by John Wyatt. (Little Toller Books)
Review by Neil Ansell.
The Shining Levels is an old-fashioned book, in the best possible sense of the term. It is a book shaped by life, rather than a quest undertaken to fit the requirements of a book proposal, as sometimes seems to be the case with more recent nature writing.
In 1961, John Wyatt became the first warden of the Lake District, which had only recently become the first of our National Parks. He was the very first of his kind, and would remain in the lakes for the rest of his life. His deep and enduring love for the Lake District, its landscape and its nature, is apparent on every page of this delightful book.
The Shining Levels, first published in 1973, already many years after the time it depicts, is a reflection on his early years, when as a young man he withdrew from society and took a job as a forest worker, unable to resist the overpowering sense of coming home he had felt every time he visited the area. He took the job in return for the most basic of cabins in ‘the Great Wood’, and subsistence pay. Even this hut, without water or electricity and filled with smoke and invading wildlife, was not enough of an immersion in nature for him, as he frequently retreated to the deepest recesses of the forest to live in a turf-clad shelter of fallen branches that he had built, where he attempted to live off the land – while continuing his work in the woods each day. He looks with sensitivity at weather and wildlife – he is especially good on plants and mammals – and the hardships of daily life, and is occasionally moved from depicting the practicalities of his life to a great lyricism.
Solitude is a glade close-pressed by trees – great thick clouds of tress, leaf-rippled by the warm air. It is the hum of summer insects, the slow pendulum swing of a silk-held caterpillar, the beckoning of a fern frond. And a deer in the dappled green shadows, eyes half closed and jaws moving at the cud, ears turning to catch the hushed whispers of warning from the wood. True solitude is not loneliness. It is a great oneness.
It was not a completely isolated life, however. He depicts his not-so-near neighbours and his workmates with considerable wit and affection, whether they are coppicing together, fighting fires, or going on a drunken spree. And part-way through the book he acquires a companion – a lost roe deer fawn which he reluctantly agrees to raise, and which ends up making him something of a local celebrity. It is not an animal that could ever be a pet, but his unsentimental, insightful account of the roe deer buck’s growth to adulthood is one of the best accounts of the relationship between man and animal that I have ever come across.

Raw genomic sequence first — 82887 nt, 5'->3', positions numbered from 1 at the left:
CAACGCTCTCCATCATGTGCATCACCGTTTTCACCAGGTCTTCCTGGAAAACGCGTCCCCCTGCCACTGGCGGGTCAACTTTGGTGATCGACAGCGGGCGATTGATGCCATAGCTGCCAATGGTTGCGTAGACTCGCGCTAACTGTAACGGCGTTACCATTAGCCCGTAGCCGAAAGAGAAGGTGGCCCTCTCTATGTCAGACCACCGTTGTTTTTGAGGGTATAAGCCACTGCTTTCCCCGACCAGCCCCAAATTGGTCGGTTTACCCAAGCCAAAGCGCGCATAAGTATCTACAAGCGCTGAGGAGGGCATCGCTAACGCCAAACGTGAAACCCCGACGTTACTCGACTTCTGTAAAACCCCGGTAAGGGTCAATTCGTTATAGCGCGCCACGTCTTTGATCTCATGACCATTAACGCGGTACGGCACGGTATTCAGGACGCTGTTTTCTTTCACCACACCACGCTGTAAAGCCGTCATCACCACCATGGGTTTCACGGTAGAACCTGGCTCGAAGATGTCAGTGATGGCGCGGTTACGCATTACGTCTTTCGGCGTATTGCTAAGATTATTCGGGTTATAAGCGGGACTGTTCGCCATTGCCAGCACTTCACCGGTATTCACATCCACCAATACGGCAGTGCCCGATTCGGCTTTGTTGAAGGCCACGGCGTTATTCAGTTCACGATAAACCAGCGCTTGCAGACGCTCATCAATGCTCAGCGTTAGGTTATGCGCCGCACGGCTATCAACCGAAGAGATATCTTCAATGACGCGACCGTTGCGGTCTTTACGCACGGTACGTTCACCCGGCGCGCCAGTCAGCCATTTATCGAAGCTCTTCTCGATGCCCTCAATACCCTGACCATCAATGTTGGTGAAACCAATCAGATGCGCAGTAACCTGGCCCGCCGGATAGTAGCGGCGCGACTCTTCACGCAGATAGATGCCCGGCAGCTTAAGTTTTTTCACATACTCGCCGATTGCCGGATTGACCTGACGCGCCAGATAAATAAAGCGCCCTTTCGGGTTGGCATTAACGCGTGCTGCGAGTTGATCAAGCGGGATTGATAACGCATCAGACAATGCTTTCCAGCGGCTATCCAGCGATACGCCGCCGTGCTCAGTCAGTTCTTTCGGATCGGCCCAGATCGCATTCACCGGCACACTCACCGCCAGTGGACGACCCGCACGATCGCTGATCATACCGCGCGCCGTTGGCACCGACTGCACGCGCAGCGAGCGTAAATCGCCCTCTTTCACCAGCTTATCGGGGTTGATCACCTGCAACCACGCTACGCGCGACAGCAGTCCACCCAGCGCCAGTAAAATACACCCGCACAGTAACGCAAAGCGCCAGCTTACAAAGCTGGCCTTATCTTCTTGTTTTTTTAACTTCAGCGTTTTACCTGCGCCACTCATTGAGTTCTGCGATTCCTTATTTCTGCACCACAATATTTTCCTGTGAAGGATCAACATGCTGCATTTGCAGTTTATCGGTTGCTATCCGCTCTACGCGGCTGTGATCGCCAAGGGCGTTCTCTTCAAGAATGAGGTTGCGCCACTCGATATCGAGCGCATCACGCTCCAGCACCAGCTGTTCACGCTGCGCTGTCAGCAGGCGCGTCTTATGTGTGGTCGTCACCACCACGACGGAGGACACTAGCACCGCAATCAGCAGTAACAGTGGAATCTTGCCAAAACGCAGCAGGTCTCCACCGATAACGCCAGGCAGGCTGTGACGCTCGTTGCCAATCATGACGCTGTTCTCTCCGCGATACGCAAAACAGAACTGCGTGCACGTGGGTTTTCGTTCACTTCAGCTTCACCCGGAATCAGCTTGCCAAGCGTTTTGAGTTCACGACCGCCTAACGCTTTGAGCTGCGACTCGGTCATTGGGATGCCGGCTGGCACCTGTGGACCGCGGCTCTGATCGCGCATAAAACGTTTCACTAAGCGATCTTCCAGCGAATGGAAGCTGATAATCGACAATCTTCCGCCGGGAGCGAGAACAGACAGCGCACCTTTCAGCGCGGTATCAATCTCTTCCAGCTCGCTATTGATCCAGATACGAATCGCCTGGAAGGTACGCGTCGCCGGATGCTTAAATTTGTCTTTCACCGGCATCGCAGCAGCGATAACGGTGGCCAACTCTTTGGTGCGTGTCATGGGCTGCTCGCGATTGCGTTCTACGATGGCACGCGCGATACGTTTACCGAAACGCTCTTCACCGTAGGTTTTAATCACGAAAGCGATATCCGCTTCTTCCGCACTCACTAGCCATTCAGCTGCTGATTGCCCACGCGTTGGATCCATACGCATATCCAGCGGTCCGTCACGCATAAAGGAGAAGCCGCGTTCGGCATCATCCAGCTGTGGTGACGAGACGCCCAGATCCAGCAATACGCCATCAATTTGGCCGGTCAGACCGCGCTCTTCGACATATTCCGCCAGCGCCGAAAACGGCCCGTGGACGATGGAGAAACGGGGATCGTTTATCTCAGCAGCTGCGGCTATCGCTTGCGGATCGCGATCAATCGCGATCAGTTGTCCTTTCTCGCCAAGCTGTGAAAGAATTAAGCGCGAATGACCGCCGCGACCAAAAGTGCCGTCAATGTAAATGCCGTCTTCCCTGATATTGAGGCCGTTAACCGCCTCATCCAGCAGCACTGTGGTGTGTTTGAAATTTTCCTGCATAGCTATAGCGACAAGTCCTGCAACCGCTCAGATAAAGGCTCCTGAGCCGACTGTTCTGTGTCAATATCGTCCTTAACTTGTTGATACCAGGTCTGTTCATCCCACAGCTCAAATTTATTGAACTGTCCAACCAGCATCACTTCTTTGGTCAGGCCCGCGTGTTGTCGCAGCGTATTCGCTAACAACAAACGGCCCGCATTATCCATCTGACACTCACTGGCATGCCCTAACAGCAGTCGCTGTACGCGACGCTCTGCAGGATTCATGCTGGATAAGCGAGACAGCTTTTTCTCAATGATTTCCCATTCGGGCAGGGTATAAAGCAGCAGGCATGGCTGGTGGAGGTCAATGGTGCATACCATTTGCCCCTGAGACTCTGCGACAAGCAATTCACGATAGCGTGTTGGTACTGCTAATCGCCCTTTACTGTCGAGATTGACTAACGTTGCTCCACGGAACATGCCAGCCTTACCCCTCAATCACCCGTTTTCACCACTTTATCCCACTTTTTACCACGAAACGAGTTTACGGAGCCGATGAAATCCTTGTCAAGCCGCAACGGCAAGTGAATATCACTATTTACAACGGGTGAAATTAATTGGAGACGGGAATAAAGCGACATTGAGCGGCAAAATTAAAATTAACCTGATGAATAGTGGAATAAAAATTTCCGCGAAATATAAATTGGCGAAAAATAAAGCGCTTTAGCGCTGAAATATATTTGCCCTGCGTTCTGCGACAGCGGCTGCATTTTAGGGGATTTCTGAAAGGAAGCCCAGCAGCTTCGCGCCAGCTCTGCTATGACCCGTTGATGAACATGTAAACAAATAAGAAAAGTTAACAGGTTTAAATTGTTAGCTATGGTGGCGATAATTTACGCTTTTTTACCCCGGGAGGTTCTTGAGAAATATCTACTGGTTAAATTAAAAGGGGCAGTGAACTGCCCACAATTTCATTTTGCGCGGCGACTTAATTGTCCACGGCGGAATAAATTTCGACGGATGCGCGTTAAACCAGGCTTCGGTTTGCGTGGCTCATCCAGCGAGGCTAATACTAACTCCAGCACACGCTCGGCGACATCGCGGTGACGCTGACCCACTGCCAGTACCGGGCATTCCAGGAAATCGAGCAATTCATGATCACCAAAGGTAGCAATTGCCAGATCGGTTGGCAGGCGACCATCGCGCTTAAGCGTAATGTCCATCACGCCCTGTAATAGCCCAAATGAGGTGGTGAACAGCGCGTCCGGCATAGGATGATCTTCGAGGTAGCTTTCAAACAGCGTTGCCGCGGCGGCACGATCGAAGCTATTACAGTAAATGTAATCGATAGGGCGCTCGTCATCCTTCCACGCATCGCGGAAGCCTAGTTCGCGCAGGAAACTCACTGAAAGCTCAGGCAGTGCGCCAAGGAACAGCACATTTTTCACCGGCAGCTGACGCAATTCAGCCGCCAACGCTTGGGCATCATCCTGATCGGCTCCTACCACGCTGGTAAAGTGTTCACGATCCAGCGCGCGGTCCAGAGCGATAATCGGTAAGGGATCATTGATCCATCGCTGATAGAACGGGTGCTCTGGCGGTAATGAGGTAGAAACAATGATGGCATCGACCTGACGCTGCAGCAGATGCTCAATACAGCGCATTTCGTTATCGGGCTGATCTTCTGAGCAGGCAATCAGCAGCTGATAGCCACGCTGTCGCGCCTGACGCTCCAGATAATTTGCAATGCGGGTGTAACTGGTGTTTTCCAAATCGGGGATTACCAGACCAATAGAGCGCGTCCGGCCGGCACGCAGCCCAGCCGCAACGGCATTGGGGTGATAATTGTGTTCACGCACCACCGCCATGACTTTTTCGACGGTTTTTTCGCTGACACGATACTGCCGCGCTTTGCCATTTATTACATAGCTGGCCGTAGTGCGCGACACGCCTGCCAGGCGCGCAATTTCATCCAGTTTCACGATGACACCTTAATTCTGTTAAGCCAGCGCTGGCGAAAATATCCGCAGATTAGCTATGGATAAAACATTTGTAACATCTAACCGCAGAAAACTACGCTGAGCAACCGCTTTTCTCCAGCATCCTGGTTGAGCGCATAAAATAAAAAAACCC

This is a book that reads like life – you never quite know where it is going to lead you next, and it is full of unexpected digressions on such things as moth-hunting, deer stalking or wild food. This very quirkiness gives the book its own unique charm and authenticity. But it all combines to create the impression of an almost childlike wonder at the place on earth he has made his own that is perhaps reminiscent of Annie Dillard’s Pilgrim at Tinker Creek. This wonder is reflected in the book’s title – the ‘shining levels’ are not just a description of the surface of a lake in moonlight, but something else altogether. Here is Wyatt describing a simple foxglove;
…it is the fact that it is there – among the ferns close about this crumbling fallen tree, surrounded by legions of its kin glowing through the glade in mauve drifts in the sunshine-shafts that break through those great lichen-speckled oak trunks, under the green frondose clouds that stir to the west wind and are filled with blackbird song – that is important. It is the pulsing, breathing, thrusting life, the wholeness, that pours in on your senses. It is the impression of a perfect wholeness that can lift you up to a higher, shining level of consciousness.
Little Toller Books have been steadily putting together an excellent library of classics of British nature writing, many of them out of print for years or even decades. John Wyatt’s The Shining Levels richly deserves its place amongst them.